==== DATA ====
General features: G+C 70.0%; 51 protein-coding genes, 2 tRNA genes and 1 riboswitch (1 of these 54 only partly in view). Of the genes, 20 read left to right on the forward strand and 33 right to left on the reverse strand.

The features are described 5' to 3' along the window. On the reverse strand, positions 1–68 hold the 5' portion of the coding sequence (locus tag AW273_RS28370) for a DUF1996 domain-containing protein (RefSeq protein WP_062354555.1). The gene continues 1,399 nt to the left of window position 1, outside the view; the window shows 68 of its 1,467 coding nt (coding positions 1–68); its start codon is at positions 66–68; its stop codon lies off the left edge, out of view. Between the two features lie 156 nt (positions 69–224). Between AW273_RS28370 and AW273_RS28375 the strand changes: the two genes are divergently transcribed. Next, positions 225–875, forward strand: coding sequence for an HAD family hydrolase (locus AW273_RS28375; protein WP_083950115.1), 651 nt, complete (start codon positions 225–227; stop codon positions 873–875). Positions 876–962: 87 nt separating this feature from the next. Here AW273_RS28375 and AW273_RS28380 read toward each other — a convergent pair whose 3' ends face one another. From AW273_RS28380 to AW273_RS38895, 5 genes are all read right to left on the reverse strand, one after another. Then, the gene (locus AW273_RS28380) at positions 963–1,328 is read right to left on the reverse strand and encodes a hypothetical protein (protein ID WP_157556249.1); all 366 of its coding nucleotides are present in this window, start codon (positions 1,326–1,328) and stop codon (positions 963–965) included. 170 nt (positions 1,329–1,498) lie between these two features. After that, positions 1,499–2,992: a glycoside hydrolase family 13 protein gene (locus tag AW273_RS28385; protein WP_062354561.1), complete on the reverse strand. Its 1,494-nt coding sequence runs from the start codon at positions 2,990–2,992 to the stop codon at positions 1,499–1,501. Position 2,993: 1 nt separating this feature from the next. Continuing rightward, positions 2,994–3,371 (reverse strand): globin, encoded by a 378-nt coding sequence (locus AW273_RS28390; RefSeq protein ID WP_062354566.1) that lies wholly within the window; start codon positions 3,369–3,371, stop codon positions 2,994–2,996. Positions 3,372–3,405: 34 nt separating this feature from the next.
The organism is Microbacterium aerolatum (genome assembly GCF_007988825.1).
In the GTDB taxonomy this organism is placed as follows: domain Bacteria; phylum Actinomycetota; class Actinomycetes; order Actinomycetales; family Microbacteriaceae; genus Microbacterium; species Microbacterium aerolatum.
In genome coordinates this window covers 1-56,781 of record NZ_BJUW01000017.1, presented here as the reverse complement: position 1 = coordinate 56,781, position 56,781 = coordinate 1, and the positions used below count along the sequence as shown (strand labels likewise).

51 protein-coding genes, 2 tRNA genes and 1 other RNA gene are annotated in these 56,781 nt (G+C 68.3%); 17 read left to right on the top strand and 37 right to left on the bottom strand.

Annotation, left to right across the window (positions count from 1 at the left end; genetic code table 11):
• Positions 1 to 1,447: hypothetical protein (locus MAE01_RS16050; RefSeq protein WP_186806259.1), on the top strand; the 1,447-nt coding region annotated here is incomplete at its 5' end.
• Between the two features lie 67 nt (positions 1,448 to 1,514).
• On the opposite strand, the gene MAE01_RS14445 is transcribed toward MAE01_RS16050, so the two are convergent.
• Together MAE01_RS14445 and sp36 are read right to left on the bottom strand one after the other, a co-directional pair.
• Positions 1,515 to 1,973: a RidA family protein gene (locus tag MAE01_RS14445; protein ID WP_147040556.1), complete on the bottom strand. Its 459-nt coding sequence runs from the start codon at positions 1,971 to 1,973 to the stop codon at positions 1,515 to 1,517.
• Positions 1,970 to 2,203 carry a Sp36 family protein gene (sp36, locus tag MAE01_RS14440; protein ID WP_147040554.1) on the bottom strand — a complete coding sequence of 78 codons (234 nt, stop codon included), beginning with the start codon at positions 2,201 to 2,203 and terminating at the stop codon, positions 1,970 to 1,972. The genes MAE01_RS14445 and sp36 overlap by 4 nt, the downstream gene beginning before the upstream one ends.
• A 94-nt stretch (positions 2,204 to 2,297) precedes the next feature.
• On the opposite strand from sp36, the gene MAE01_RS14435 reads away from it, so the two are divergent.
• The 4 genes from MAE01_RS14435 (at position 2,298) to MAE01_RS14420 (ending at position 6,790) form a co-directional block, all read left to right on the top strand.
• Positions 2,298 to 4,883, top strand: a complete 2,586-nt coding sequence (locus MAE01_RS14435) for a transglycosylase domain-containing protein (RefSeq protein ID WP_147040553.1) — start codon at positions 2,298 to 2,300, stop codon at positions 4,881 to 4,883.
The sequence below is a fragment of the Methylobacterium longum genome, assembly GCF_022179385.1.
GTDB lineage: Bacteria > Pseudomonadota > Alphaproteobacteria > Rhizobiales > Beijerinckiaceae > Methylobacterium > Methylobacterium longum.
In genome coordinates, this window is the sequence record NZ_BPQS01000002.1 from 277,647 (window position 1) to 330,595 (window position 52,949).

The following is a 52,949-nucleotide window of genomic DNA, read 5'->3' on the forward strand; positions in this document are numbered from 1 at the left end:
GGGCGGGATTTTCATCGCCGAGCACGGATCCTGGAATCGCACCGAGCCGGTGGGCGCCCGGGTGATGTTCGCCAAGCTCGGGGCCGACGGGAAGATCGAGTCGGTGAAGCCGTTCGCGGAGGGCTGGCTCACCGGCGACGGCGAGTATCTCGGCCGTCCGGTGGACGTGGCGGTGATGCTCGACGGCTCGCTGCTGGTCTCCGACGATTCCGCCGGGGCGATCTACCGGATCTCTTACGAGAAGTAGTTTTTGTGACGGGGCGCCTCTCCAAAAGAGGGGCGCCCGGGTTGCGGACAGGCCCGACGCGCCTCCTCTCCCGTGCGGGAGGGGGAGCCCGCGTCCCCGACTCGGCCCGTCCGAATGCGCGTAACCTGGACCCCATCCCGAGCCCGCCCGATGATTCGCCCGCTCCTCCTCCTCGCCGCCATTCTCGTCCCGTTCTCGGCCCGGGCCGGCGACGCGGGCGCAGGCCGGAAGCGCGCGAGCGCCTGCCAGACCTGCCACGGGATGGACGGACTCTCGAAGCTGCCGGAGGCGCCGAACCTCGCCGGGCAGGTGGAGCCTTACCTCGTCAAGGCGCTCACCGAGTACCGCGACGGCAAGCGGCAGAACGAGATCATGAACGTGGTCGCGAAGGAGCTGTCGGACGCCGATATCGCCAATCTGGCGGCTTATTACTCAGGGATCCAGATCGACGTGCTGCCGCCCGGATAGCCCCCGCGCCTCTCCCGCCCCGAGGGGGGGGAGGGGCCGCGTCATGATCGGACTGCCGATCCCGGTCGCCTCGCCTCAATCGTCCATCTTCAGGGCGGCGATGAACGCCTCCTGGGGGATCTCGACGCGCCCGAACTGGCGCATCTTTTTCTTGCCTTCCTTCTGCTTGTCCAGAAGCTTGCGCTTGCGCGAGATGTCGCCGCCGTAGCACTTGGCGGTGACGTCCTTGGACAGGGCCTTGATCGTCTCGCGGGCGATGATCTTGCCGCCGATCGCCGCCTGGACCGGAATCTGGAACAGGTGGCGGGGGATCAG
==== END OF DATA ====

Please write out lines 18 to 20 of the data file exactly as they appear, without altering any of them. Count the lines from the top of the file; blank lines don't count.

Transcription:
The sequence below is a fragment of the Methylobacterium longum genome, assembly GCF_022179385.1.
GTDB lineage: Bacteria > Pseudomonadota > Alphaproteobacteria > Rhizobiales > Beijerinckiaceae > Methylobacterium > Methylobacterium longum.
In genome coordinates, this window is the sequence record NZ_BPQS01000002.1 from 277,647 (window position 1) to 330,595 (window position 52,949).